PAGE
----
It's been a while since I've done a review round-up, but I found myself dealing with four separate albums that shared way too many similarities of influence: Deathspell Omega, Blut Aus Nord and Ulcerate. So rather then be all redundant and shit(you guys all hate that), a few mini-reviews seemed in order.
It doesn't get more fresh then this: a brand new duo from Iceland(though both members have plenty of experience), Azoic have released a damn fine debut with Gateways. It's not exceptionally original: if you have heard anything from Deathspell Omega, Ulcerate or Blut Aus Nord(or just about any current "Orthodox" Black Metal band or modern "Atmospheric" Death Metal band), you have heard much of what Gateways has to offer. The strength of the album comes with the details: the production is thick and warm, featuring brilliantly ethereal vocals and a rich, full guitar sound. Gateways consistently mixes up the intensity and tempo, and it's fairly effortless in it's atmosphere while remaining highly technical and aggressive. It may be little more then the sum of it's influences, but Gateways works and works well.
Beyond Terror, Beyond Grace- Nadir(2012)
I just don't get this album.
Beyond Terror, Beyond Grace were once one of the better young Techgrind acts around, and seemed well on their way toward joining the elite of that genre. Then comes this massive shift in sound, and a massive down-shift in quality: Nadir is not a bad album per-se, so much as a just terribly boring one. Nadir feels like a practice recording, a band toying with a massive change is style and getting the feel for the genre. These moments have their place, but not on a major release. Nadir has a few individual riffs and moments where things pick up, but the tempo remains consistent most of the album, the production mix is atrocious and the vocals do not fit the new style in anyway. Nadir is an ugly, incomplete-feeling album that struggles to find a voice in a crowded, trendy genre... a rehearsal recording dressed up as a full-length album.
No album has been more polarizing for me then Dodecahedron. The part of me that craves adventure, creativity, originality and personality wants to love Dodecahedron for the experimental, genre-bending tornado that it is. While featuring a dozen or so obvious influences, particularly Deathspell Omega, Dodecahedron never becomes reliant on these influences to justify itself. From the first note to the last, the album pushes as many boundaries as it can, and quickly as it can. Mixing elements of Death Metal, Black Metal, Prog Rock and Post-Rock, Dodecahedron is the kind of album that would normally get me all hot and bothered.
Unfortunately, Dodecahedron is equally as limp-wristed as it is progressive. A strange complaint perhaps: it seems likely that this Netherlands five-piece weren't really trying to crack open too many skulls or slaughter too many innocents with this album. Yet this particular reviewer still laments the total loss of aggression and intensity in the search for genre-decimating technicality and progressiveness, and it makes Dodecahedron a major missed opportunity for me. It also doesn't help that the vocals are... well, bad. Anaal Nathrakh bad.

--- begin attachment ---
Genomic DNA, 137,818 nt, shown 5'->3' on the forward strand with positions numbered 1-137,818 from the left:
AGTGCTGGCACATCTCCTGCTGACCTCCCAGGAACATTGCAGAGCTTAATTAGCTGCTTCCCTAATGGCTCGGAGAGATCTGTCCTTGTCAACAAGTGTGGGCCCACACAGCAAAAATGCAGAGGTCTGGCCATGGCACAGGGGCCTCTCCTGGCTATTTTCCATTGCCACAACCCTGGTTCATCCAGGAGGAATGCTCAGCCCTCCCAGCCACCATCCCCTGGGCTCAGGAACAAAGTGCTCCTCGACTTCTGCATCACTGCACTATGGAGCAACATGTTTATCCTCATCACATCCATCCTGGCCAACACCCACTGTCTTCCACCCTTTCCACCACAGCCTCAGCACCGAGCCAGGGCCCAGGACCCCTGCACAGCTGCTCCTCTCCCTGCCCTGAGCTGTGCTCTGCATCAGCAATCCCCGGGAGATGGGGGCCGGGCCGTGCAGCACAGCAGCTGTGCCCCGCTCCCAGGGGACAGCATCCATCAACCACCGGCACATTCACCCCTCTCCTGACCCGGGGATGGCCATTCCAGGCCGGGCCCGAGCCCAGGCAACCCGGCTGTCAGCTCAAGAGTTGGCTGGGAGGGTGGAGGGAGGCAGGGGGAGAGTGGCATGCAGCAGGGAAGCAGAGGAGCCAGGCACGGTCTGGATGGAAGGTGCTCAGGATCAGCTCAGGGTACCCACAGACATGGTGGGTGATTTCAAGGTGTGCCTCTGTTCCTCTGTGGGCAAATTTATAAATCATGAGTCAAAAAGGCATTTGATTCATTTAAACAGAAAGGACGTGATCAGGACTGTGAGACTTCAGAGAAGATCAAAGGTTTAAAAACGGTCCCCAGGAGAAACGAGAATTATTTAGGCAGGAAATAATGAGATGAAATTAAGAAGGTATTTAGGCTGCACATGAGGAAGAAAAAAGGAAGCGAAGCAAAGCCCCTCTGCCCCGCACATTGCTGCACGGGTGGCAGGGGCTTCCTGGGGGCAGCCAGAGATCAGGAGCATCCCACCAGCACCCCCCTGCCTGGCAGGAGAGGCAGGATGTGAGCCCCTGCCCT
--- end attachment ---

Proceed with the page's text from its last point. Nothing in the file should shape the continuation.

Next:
Like Azoic, Esoterica are another oven-fresh two piece(US based), and their new EP Idololatriae is fairly solid. It's a very similar album to Gateways, though it also features the strongest modern Blut Aus Nord vibe of all the albums featured here. It's another slab of thick, warm and technical Atmospheric Black/Death that isn't strikingly original, but works for what it is. "Dilated" in particular stands out as a dissonant wall of noise, though this track also stands head and shoulders over the rest of the album. Solid and acceptable.
Deathspell Omega- Drought(2012)
Since their shadow looms large over this entire post, it seems appropriate that we touch on the brand new EP from the masters themselves. They need no real introduction: Deathspell Omega are without a doubt one of the defining Extreme Music acts of this, or any, generation. Whether every note fills you with intense love or sickening hate, Deathspell Omega have always held great power, regardless of how many times they made drastic, explosive changes to their sound.
Until now anyway. Drought is an appropriate album title: it's dry all right, in both new ideas and evil. Imagine Paracletus, merely devoid of any real Black Metal sensibilities, and you have Drought. It has far more in common with the progressive, Proggy Death Metal of acts like In Mourning or Fallujah then anything else, complete with a butchered production sound. At times, through sheer force of musical prowess, Drought begins to show some life: regardless of genre, the members of Deathspell Omega are some of the finest musicians in the world and Drought proves it unequivocally. Yet it was always the song-writing that made Deathspell Omega truly great: a black fog of un-life, filling the air with electricity and suffering beyond compare. Drought evokes none of these images, drenched in Prog and unimpressive melody, seemingly trying to get by on technical prowess and nothing else.
It's not a devastating blow to the legacy of Deathspell Omega by any means: it is more slight and forgettable then truly disastrous. Deathspell Omega have always sought new ground for each individual album to stand, and truthfully Drought is yet again a new direction for the band musically. It was an album of calculated risks, and when a band takes risks, no matter their talent or history, they are capable of a mis-step. Drought is a failure, but an admirable one.